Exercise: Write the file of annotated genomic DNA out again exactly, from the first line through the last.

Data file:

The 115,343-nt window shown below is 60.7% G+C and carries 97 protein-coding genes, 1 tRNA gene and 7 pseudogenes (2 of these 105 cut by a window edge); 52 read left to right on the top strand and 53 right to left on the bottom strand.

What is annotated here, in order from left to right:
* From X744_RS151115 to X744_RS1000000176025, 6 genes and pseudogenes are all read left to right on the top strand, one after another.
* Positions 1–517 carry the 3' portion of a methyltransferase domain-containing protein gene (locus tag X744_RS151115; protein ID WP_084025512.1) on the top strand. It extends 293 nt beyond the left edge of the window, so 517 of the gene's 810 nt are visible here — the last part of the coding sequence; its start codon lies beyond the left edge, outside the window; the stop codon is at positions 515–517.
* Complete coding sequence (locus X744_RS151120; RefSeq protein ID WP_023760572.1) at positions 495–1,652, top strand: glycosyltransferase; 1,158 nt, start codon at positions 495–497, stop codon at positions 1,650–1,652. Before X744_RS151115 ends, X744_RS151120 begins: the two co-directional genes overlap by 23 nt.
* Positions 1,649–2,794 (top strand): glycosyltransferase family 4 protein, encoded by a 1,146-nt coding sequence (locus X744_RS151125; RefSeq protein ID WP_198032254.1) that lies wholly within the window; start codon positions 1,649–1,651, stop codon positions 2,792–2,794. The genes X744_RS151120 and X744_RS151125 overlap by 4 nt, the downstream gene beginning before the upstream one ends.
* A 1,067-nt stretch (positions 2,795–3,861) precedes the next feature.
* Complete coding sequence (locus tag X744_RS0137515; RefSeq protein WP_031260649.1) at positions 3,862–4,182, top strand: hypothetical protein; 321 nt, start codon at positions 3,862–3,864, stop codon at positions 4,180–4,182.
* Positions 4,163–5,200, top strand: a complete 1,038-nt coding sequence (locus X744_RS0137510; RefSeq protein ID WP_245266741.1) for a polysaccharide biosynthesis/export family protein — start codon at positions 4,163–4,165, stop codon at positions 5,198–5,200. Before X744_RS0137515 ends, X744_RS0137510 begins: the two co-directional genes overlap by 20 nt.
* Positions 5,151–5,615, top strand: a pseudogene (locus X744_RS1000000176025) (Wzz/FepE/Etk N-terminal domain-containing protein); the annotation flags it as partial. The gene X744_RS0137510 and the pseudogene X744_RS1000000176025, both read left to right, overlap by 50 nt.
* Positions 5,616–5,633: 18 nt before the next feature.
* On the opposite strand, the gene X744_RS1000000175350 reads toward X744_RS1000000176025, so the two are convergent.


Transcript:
The 115,343-nt window shown below is 60.7% G+C and carries 97 protein-coding genes, 1 tRNA gene and 7 pseudogenes (2 of these 105 cut by a window edge); 52 read left to right on the top strand and 53 right to left on the bottom strand.

What is annotated here, in order from left to right:
* From X744_RS151115 to X744_RS1000000176025, 6 genes and pseudogenes are all read left to right on the top strand, one after another.
* Positions 1–517 carry the 3' portion of a methyltransferase domain-containing protein gene (locus tag X744_RS151115; protein ID WP_084025512.1) on the top strand. It extends 293 nt beyond the left edge of the window, so 517 of the gene's 810 nt are visible here — the last part of the coding sequence; its start codon lies beyond the left edge, outside the window; the stop codon is at positions 515–517.
* Complete coding sequence (locus X744_RS151120; RefSeq protein ID WP_023760572.1) at positions 495–1,652, top strand: glycosyltransferase; 1,158 nt, start codon at positions 495–497, stop codon at positions 1,650–1,652. Before X744_RS151115 ends, X744_RS151120 begins: the two co-directional genes overlap by 23 nt.
* Positions 1,649–2,794 (top strand): glycosyltransferase family 4 protein, encoded by a 1,146-nt coding sequence (locus X744_RS151125; RefSeq protein ID WP_198032254.1) that lies wholly within the window; start codon positions 1,649–1,651, stop codon positions 2,792–2,794. The genes X744_RS151120 and X744_RS151125 overlap by 4 nt, the downstream gene beginning before the upstream one ends.
* A 1,067-nt stretch (positions 2,795–3,861) precedes the next feature.
* Complete coding sequence (locus tag X744_RS0137515; RefSeq protein WP_031260649.1) at positions 3,862–4,182, top strand: hypothetical protein; 321 nt, start codon at positions 3,862–3,864, stop codon at positions 4,180–4,182.
* Positions 4,163–5,200, top strand: a complete 1,038-nt coding sequence (locus X744_RS0137510; RefSeq protein ID WP_245266741.1) for a polysaccharide biosynthesis/export family protein — start codon at positions 4,163–4,165, stop codon at positions 5,198–5,200. Before X744_RS0137515 ends, X744_RS0137510 begins: the two co-directional genes overlap by 20 nt.
* Positions 5,151–5,615, top strand: a pseudogene (locus X744_RS1000000176025) (Wzz/FepE/Etk N-terminal domain-containing protein); the annotation flags it as partial. The gene X744_RS0137510 and the pseudogene X744_RS1000000176025, both read left to right, overlap by 50 nt.
* Positions 5,616–5,633: 18 nt before the next feature.
* On the opposite strand, the gene X744_RS1000000175350 reads toward X744_RS1000000176025, so the two are convergent.